"What's with the long rubber gloves? They look like they'd go up to your elbow."

"They do, and trust me, you want that if the calf is stuck and you have to pull it out from inside the womb."

"And the straps and chains?"

"They're to loop onto the stuck calf so you can pull it out. The calf is in amniotic fluid until it's born, so it's wet and slippery and hard to pull out without something like that for grip."

They walked the rest of the corrals, Kaiser tagging along and looking interested, but mainly curious about all the mooing the cows were doing.

When they got back to the first corral, Michael said, "Now the main part of calving begins."

"What's that?"

"The waiting. It's basically having someone around waiting in case there's a problem. Even after the calving starts, you can go hours with nothing happening, or just watching cows have normal births and doing a great job of cleaning up the calf and helping it get up and start moving, and no problems. No problems means nothing really to do, except wait."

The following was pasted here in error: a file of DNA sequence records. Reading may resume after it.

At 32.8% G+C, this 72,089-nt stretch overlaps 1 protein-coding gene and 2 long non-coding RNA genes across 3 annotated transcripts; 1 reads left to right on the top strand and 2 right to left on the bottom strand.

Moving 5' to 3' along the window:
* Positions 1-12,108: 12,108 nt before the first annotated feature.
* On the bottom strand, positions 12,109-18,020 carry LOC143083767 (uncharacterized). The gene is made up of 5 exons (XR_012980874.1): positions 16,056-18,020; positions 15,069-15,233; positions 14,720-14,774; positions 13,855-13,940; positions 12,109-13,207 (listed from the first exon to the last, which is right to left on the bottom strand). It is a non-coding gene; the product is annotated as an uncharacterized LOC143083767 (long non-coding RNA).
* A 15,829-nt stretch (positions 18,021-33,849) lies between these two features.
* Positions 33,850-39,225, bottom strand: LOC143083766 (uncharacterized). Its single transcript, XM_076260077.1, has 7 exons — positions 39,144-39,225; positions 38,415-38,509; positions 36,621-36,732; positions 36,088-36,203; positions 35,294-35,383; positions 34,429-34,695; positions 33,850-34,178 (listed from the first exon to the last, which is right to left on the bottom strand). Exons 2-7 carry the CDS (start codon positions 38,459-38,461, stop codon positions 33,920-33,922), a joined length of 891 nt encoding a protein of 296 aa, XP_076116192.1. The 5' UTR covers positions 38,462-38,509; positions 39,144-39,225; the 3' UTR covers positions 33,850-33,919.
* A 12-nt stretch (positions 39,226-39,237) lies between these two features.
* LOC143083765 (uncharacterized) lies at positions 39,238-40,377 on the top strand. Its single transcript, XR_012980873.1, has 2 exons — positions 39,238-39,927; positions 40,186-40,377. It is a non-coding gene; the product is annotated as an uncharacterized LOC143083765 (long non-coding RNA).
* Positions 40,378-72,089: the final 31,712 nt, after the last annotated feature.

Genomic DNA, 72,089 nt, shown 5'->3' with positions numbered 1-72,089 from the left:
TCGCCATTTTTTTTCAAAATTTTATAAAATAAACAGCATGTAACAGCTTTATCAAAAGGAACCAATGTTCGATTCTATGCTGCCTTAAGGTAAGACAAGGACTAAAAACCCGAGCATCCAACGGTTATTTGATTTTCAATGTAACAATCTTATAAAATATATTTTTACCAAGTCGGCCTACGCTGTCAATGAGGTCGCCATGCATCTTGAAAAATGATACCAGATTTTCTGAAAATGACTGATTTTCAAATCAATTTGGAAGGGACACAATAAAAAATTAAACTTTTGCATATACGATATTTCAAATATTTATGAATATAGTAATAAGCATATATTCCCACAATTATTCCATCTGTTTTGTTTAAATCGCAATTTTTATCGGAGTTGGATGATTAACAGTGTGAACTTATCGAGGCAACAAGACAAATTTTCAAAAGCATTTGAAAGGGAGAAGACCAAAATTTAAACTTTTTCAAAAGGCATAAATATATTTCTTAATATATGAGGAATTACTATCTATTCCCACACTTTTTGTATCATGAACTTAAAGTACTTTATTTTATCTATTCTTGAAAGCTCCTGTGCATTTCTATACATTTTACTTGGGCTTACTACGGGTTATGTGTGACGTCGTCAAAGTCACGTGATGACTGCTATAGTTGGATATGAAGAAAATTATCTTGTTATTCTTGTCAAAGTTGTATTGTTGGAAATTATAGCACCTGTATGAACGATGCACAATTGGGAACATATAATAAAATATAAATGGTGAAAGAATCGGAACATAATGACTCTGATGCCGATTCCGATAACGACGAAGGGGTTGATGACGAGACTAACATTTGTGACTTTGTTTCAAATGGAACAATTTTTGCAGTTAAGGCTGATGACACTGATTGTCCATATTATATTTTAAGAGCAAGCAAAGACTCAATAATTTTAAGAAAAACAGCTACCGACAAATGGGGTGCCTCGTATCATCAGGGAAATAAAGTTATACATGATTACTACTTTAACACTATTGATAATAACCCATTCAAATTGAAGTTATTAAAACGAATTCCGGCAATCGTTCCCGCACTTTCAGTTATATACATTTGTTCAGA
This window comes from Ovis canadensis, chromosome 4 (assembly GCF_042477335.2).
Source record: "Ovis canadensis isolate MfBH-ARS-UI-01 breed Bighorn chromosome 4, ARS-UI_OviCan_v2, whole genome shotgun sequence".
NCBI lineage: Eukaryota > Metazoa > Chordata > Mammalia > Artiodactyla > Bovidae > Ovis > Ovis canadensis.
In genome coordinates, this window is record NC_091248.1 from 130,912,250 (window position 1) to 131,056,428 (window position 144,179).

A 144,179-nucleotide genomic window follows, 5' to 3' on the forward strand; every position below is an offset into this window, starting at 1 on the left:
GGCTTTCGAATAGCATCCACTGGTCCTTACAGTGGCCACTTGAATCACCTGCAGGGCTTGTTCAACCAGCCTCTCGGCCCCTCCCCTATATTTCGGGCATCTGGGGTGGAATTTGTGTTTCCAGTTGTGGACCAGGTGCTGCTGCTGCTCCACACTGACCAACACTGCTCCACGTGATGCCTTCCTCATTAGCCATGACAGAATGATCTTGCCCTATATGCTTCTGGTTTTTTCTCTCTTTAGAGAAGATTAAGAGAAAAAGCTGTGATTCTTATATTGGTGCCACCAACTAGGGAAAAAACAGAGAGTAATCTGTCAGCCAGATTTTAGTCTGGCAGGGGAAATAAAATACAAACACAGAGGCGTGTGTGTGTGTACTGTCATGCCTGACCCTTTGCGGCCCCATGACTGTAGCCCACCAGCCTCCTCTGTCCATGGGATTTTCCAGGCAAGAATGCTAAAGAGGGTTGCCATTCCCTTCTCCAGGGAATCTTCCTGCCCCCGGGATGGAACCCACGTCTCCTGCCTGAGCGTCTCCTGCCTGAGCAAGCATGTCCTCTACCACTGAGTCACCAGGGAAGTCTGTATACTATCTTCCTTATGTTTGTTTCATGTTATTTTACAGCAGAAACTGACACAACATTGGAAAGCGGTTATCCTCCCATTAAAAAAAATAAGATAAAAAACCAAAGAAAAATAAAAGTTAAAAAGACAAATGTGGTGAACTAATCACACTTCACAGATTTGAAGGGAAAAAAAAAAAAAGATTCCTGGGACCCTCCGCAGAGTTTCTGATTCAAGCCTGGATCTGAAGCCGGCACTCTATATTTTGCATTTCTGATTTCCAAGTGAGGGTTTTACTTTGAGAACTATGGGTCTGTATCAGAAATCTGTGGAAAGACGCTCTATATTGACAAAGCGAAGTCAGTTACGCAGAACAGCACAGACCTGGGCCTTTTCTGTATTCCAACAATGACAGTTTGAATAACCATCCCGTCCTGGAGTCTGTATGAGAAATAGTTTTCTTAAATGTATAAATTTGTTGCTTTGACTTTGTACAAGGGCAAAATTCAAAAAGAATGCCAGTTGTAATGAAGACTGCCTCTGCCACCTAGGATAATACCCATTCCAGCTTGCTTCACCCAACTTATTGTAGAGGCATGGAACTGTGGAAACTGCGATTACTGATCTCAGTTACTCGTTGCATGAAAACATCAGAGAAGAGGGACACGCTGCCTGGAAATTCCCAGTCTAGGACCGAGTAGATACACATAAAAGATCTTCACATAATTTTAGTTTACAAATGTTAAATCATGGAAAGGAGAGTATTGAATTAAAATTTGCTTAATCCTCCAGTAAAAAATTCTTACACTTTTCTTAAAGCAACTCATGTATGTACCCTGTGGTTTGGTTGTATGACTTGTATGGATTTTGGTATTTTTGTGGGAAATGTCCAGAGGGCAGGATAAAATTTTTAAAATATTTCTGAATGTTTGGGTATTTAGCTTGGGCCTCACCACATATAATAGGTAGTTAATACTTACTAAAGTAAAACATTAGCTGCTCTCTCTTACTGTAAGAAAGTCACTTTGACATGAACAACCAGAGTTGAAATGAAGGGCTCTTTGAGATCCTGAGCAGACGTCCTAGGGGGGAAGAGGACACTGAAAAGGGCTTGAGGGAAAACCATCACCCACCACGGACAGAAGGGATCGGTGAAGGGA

They all hopped up on the rear of the feed trailer that Michael's Dad had left in the alley way, sitting with their feet swinging in the air. "See, today there's bales of straw in here in case we need more bedding for some of the cows."

Michael scanned the corrals and then said, "I don't have a lot planned for today, I mainly wanted to show you Pendleton and the rodeo. I mean it's a cool town with lots of old western buildings and stuff, and the rodeo grounds are huge, but without a rodeo going on it won't look like much." He paused, cocking his head sideways and listening.

"That's the sound of pain. Meaning we've got a cow in trouble. Come on, let's go."

They walked quickly to corral three, Michael swept his eyes across it and then said, "Over there, on the side. That cow's down and in distress."